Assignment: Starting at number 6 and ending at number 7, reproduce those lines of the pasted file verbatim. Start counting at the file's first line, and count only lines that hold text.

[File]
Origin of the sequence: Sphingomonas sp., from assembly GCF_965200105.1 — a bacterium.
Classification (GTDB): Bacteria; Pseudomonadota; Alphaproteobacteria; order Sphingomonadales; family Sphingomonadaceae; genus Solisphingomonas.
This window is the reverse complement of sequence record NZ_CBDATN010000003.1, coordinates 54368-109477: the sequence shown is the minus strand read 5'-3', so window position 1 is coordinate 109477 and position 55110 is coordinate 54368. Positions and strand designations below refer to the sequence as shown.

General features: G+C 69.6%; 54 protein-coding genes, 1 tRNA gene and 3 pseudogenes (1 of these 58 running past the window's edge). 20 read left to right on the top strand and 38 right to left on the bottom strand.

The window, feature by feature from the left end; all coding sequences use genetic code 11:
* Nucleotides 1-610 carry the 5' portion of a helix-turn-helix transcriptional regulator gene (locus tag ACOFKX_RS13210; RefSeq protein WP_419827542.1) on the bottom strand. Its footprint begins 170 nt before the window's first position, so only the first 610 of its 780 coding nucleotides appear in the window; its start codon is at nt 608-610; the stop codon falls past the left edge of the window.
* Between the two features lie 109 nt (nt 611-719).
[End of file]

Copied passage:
* Nucleotides 1-610 carry the 5' portion of a helix-turn-helix transcriptional regulator gene (locus tag ACOFKX_RS13210; RefSeq protein WP_419827542.1) on the bottom strand. Its footprint begins 170 nt before the window's first position, so only the first 610 of its 780 coding nucleotides appear in the window; its start codon is at nt 608-610; the stop codon falls past the left edge of the window.
* Between the two features lie 109 nt (nt 611-719).